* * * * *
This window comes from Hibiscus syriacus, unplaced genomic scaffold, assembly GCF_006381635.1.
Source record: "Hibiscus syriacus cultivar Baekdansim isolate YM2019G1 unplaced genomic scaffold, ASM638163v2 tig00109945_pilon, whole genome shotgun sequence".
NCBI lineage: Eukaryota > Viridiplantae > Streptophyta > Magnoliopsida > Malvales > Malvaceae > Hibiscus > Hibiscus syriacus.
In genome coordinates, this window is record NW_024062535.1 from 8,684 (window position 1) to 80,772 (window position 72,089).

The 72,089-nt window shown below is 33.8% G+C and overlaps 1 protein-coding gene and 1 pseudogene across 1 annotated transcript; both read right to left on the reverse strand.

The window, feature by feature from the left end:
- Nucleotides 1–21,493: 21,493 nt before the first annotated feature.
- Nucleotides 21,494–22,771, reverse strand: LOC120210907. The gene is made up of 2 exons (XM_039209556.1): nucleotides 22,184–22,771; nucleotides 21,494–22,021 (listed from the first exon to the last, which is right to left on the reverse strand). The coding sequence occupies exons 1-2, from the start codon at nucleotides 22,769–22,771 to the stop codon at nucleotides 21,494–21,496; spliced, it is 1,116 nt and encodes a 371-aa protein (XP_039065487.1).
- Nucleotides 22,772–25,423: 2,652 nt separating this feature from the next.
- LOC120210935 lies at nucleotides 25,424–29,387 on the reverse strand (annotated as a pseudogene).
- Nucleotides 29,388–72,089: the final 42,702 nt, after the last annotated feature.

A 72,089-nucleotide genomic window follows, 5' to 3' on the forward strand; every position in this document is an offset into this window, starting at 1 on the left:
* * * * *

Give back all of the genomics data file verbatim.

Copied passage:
This window comes from Hibiscus syriacus, unplaced genomic scaffold, assembly GCF_006381635.1.
Source record: "Hibiscus syriacus cultivar Baekdansim isolate YM2019G1 unplaced genomic scaffold, ASM638163v2 tig00109945_pilon, whole genome shotgun sequence".
NCBI lineage: Eukaryota > Viridiplantae > Streptophyta > Magnoliopsida > Malvales > Malvaceae > Hibiscus > Hibiscus syriacus.
In genome coordinates, this window is record NW_024062535.1 from 8,684 (window position 1) to 80,772 (window position 72,089).

The 72,089-nt window shown below is 33.8% G+C and overlaps 1 protein-coding gene and 1 pseudogene across 1 annotated transcript; both read right to left on the reverse strand.

The window, feature by feature from the left end:
- Nucleotides 1–21,493: 21,493 nt before the first annotated feature.
- Nucleotides 21,494–22,771, reverse strand: LOC120210907. The gene is made up of 2 exons (XM_039209556.1): nucleotides 22,184–22,771; nucleotides 21,494–22,021 (listed from the first exon to the last, which is right to left on the reverse strand). The coding sequence occupies exons 1-2, from the start codon at nucleotides 22,769–22,771 to the stop codon at nucleotides 21,494–21,496; spliced, it is 1,116 nt and encodes a 371-aa protein (XP_039065487.1).
- Nucleotides 22,772–25,423: 2,652 nt separating this feature from the next.
- LOC120210935 lies at nucleotides 25,424–29,387 on the reverse strand (annotated as a pseudogene).
- Nucleotides 29,388–72,089: the final 42,702 nt, after the last annotated feature.

A 72,089-nucleotide genomic window follows, 5' to 3' on the forward strand; every position in this document is an offset into this window, starting at 1 on the left: